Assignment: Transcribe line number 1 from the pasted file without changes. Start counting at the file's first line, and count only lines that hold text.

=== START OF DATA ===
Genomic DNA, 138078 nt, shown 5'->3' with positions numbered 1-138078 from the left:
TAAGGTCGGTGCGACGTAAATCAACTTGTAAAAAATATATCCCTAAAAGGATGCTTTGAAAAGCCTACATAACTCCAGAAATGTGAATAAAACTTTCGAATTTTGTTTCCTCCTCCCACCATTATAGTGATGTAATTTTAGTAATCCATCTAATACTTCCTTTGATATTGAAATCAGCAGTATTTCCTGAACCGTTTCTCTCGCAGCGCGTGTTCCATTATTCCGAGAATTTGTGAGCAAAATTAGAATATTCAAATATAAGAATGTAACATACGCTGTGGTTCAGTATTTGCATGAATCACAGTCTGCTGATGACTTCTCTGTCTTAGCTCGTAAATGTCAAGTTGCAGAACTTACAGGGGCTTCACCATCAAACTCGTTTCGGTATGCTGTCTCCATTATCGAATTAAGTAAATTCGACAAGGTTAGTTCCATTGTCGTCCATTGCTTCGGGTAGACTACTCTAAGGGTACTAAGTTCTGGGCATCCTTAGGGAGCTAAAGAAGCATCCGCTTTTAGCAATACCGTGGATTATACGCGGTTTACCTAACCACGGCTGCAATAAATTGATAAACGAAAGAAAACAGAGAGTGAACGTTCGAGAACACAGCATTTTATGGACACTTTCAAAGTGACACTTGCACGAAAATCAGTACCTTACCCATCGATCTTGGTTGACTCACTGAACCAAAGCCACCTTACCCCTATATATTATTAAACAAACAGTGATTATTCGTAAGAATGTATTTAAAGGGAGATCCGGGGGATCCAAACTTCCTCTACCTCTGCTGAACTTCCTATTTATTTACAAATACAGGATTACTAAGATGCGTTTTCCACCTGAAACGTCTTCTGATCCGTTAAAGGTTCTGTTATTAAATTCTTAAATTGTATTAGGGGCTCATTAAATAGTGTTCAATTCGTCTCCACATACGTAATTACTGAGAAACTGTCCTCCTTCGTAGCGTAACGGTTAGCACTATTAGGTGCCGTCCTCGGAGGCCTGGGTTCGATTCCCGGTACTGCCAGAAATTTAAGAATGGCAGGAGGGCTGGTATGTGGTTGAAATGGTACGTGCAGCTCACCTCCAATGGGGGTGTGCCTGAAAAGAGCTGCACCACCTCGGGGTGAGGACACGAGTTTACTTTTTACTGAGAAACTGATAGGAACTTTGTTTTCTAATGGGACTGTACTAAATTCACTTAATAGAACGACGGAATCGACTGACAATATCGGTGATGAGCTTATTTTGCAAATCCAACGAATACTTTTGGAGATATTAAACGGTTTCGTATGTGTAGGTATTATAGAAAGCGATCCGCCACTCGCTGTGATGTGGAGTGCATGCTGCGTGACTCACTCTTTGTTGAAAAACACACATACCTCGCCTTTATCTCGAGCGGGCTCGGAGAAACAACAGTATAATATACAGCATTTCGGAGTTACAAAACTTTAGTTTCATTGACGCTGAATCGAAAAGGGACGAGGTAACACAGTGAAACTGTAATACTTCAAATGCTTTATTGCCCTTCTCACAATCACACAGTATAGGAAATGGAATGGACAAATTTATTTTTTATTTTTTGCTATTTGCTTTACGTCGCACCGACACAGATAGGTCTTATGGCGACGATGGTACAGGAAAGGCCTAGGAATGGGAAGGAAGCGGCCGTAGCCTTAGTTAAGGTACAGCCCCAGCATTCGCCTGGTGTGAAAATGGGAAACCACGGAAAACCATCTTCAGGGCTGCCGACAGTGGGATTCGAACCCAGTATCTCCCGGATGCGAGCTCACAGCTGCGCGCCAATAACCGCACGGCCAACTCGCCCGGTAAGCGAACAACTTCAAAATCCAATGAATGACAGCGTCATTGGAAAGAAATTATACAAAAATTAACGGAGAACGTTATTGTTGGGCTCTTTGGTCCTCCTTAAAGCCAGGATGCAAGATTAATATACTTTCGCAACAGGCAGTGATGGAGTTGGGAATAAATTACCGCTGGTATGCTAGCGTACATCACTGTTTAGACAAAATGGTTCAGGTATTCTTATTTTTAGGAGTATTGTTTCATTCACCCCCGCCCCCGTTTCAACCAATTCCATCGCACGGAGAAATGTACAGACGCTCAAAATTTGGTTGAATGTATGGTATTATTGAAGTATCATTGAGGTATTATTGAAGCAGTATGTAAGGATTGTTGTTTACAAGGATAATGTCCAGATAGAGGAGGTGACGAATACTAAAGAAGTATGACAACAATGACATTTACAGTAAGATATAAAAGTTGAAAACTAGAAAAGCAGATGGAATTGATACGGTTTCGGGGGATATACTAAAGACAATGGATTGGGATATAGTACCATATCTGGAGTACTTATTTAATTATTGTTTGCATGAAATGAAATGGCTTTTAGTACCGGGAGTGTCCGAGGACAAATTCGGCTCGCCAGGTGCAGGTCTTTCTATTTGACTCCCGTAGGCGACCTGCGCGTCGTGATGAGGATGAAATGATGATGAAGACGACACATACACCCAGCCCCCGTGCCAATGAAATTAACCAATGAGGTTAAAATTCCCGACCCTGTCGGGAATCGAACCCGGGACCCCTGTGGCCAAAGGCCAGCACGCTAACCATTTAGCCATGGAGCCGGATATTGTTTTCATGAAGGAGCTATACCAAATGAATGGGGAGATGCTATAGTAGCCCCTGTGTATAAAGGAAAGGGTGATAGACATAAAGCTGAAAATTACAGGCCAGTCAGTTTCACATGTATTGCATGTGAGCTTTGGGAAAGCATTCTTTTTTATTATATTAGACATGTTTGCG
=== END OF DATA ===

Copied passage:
Genomic DNA, 138078 nt, shown 5'->3' with positions numbered 1-138078 from the left: